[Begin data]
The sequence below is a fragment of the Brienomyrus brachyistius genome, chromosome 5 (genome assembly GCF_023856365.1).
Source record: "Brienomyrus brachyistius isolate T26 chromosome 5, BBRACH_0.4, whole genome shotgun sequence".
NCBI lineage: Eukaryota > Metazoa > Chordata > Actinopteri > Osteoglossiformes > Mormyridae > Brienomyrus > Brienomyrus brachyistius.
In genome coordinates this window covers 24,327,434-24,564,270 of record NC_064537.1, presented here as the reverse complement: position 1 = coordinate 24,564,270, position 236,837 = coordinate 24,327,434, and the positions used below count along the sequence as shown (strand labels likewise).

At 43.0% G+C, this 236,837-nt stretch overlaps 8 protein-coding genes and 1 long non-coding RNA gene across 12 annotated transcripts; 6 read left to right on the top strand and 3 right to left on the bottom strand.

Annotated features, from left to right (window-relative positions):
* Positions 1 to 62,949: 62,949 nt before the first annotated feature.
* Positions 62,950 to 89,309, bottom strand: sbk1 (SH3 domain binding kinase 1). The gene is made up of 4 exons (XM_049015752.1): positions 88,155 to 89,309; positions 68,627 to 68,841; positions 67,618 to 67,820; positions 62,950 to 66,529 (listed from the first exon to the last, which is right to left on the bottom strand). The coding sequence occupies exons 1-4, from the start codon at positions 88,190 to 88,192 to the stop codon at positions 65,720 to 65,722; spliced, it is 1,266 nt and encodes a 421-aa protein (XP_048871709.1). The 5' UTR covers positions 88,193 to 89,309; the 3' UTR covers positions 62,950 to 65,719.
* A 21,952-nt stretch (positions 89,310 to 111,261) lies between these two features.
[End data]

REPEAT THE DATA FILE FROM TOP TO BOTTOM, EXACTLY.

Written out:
The sequence below is a fragment of the Brienomyrus brachyistius genome, chromosome 5 (genome assembly GCF_023856365.1).
Source record: "Brienomyrus brachyistius isolate T26 chromosome 5, BBRACH_0.4, whole genome shotgun sequence".
NCBI lineage: Eukaryota > Metazoa > Chordata > Actinopteri > Osteoglossiformes > Mormyridae > Brienomyrus > Brienomyrus brachyistius.
In genome coordinates this window covers 24,327,434-24,564,270 of record NC_064537.1, presented here as the reverse complement: position 1 = coordinate 24,564,270, position 236,837 = coordinate 24,327,434, and the positions used below count along the sequence as shown (strand labels likewise).

At 43.0% G+C, this 236,837-nt stretch overlaps 8 protein-coding genes and 1 long non-coding RNA gene across 12 annotated transcripts; 6 read left to right on the top strand and 3 right to left on the bottom strand.

Annotated features, from left to right (window-relative positions):
* Positions 1 to 62,949: 62,949 nt before the first annotated feature.
* Positions 62,950 to 89,309, bottom strand: sbk1 (SH3 domain binding kinase 1). The gene is made up of 4 exons (XM_049015752.1): positions 88,155 to 89,309; positions 68,627 to 68,841; positions 67,618 to 67,820; positions 62,950 to 66,529 (listed from the first exon to the last, which is right to left on the bottom strand). The coding sequence occupies exons 1-4, from the start codon at positions 88,190 to 88,192 to the stop codon at positions 65,720 to 65,722; spliced, it is 1,266 nt and encodes a 421-aa protein (XP_048871709.1). The 5' UTR covers positions 88,193 to 89,309; the 3' UTR covers positions 62,950 to 65,719.
* A 21,952-nt stretch (positions 89,310 to 111,261) lies between these two features.